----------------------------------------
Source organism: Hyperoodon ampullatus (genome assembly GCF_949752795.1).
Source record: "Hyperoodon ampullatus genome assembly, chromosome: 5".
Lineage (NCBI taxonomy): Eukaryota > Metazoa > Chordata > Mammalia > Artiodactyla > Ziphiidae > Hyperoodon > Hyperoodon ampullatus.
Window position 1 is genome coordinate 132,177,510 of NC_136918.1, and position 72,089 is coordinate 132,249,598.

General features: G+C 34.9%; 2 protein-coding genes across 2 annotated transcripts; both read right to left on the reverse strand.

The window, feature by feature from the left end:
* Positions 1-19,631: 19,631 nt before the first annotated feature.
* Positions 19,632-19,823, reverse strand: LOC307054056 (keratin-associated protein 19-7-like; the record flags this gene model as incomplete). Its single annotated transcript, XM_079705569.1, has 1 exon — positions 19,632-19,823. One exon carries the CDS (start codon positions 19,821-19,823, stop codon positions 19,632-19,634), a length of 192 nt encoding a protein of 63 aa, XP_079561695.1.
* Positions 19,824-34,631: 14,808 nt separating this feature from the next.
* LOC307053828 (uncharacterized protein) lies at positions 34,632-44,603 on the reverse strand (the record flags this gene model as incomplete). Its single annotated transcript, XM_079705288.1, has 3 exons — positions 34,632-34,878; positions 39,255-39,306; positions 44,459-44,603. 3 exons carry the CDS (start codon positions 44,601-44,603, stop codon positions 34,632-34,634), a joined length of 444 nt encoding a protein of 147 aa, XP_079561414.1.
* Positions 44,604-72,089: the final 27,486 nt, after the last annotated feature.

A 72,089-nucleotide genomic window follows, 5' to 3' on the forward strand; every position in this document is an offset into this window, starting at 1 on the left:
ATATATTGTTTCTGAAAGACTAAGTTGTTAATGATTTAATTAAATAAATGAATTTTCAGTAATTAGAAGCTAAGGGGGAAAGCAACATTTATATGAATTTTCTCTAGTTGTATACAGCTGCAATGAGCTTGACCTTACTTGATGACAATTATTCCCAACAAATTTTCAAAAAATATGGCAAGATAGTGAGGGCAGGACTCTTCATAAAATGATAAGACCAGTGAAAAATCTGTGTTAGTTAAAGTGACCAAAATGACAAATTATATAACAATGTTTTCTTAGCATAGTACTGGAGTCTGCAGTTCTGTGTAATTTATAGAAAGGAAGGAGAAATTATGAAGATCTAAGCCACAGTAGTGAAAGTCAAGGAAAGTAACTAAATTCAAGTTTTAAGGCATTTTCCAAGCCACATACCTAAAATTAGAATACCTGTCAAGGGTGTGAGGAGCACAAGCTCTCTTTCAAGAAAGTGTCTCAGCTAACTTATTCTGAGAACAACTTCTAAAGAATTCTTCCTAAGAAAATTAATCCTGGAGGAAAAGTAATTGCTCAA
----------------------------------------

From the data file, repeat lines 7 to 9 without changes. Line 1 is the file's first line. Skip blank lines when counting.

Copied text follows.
* Positions 1-19,631: 19,631 nt before the first annotated feature.
* Positions 19,632-19,823, reverse strand: LOC307054056 (keratin-associated protein 19-7-like; the record flags this gene model as incomplete). Its single annotated transcript, XM_079705569.1, has 1 exon — positions 19,632-19,823. One exon carries the CDS (start codon positions 19,821-19,823, stop codon positions 19,632-19,634), a length of 192 nt encoding a protein of 63 aa, XP_079561695.1.
* Positions 19,824-34,631: 14,808 nt separating this feature from the next.